Rivalry drives All Blacks' preparation

Ian Foster 1582054574

The experienced core of Crusaders players who were given a break after winning the final of the Super Rugby competition had worked well while the side was away and team management were happy. 

Assistant coach Ian Foster said they were an experienced group and handled it well.

So far as the win over Argentina was concerned, Foster said it was not unusual for a side to show rustiness when coming together for the first time but he felt much of the All Blacks' defensive work against a good Argentina team was outstanding.

"There were some parts of our attack I thought was really effective, we won some good lineout ball, we did a whole lot of little things well but I think collectively, once we got put under a bit of pressure, we just didn't look instinctively on the same page and that's not unusual," he said.

This week would be about taking another step and it would be more intense because it was against South Africa and that always added some spice.

While there was continual Rugby World Cup pressure on sides ahead of the Japan tournament, Foster said for the moment the attitude was about the next challenge.

"The best way for us to prepare for what is happening in September-October is to make sure we deal with the next challenge that gets put up and there's nothing better than this one.

"We've got an early chance to put a marker down about how we are in what will be a pretty intense game and we're aware there will be a lot of talk about ramifications for later on. But I don't think there's anything in the history of sport that tells you that what happens this Saturday is going to have much indication of what happens in the next one," he said.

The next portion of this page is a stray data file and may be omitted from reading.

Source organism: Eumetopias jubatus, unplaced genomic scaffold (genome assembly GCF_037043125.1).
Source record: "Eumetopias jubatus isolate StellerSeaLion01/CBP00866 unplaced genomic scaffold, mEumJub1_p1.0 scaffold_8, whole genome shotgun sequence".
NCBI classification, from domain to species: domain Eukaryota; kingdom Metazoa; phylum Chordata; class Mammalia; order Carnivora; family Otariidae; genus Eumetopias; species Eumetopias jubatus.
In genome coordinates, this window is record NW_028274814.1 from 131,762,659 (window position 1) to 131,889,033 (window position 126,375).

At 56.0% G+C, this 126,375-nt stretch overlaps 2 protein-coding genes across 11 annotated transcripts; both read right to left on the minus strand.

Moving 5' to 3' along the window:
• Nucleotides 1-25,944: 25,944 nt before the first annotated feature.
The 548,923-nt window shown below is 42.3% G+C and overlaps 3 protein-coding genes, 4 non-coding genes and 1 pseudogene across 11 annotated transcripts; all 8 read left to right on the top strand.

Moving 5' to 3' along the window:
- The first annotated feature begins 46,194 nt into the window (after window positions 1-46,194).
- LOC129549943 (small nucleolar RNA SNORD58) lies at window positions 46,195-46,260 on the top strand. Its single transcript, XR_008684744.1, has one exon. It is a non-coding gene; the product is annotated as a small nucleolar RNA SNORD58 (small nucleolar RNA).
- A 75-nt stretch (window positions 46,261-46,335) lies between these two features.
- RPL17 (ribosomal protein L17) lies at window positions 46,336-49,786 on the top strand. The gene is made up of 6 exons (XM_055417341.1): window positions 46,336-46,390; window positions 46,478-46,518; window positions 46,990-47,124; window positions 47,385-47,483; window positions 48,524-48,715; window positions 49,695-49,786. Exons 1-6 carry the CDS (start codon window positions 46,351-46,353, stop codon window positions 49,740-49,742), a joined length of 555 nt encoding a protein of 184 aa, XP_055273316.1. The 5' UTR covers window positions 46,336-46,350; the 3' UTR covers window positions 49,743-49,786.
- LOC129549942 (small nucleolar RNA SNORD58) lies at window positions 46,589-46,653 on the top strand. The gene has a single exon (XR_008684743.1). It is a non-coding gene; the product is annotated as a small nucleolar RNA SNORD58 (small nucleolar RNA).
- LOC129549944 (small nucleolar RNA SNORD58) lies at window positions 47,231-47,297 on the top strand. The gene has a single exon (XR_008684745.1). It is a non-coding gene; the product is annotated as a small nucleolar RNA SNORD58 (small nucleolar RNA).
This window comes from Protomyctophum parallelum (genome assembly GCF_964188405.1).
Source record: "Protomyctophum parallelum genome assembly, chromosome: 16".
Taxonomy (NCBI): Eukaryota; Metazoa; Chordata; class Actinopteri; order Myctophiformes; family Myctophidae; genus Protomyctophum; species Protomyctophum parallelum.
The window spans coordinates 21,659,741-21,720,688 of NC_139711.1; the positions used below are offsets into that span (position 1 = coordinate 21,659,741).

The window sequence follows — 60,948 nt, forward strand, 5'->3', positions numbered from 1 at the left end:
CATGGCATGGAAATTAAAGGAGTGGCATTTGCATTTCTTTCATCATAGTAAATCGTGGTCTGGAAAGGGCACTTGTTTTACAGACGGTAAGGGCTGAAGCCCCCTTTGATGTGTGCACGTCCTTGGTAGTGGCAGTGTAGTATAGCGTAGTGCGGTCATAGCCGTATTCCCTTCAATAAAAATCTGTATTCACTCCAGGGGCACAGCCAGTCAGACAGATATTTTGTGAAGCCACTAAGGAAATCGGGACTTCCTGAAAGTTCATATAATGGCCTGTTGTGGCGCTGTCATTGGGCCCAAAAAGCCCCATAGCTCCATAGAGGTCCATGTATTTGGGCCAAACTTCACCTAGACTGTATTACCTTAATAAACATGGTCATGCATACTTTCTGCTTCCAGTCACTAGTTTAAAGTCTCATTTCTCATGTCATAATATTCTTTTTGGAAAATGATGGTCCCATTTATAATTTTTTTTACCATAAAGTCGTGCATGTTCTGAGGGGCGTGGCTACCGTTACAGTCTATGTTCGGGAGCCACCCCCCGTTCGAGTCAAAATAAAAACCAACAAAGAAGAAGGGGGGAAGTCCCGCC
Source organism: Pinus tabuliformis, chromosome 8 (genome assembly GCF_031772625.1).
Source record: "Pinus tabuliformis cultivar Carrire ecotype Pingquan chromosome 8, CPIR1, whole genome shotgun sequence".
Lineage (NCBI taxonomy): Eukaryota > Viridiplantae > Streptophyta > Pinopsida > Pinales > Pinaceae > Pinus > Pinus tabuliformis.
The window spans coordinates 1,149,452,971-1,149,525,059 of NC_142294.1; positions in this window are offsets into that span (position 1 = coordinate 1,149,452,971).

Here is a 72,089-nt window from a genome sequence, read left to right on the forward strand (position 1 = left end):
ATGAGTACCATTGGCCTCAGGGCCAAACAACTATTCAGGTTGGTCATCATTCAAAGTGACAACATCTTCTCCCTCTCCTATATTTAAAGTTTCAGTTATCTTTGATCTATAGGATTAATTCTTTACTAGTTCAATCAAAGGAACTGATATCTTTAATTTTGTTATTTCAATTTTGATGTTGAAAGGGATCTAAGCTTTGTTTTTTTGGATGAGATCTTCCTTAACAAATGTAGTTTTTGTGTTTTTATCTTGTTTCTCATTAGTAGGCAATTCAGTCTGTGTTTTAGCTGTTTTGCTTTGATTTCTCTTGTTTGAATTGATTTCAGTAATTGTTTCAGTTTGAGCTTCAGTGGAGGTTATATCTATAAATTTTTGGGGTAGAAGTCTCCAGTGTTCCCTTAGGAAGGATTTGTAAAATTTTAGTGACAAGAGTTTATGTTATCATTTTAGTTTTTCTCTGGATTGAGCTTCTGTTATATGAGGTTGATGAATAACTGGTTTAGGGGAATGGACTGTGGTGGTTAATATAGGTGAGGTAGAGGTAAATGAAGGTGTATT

South Africa had shown against Australia last weekend that they were enjoying having a licence to play and were capable of quickly seizing opportunities on top of what was still a physical unit overall.

"They play tough and they're quite patient and actually enjoy not having the ball and they seem to enjoy the defence a bit more than attack at times," he said.

From the All Blacks' perspective, apart from the competition for places in the side, Foster said the main feature at this time of year was a hunger to learn among the players, who were quite demanding and who wanted to get everything right and wanted answers. They had a hunger to master what they wanted to do in their game.

Midfield player Sonny Bill Williams would be in consideration for selection.

"He's travelled well, trained fully today so again it is a matter of making sure he comes through that with no ill effects tomorrow or Thursday morning," he said.

Foster said first five-eighths Richie Mo'unga had grown, as would be expected of any international player, and had been especially outstanding in leading the defending Super Rugby champions, the Crusaders, to another championship win and that was something he should be proud of.

Wing Rieko Ioane, who was left out of the side that played in Buenos Aires, was jumping out of his skin to play in Wellington. He had been outstanding for the side and had continued that form for the Blues although he had tailed off toward the end of the season and that was why he was given a break by the selectors.

"For him it has been really a matter of giving him a window of time to get really, really sharp, to get his speed where we want his speed to be and he's in an outstanding spot at the moment," he said.

Ian Foster 1582054574


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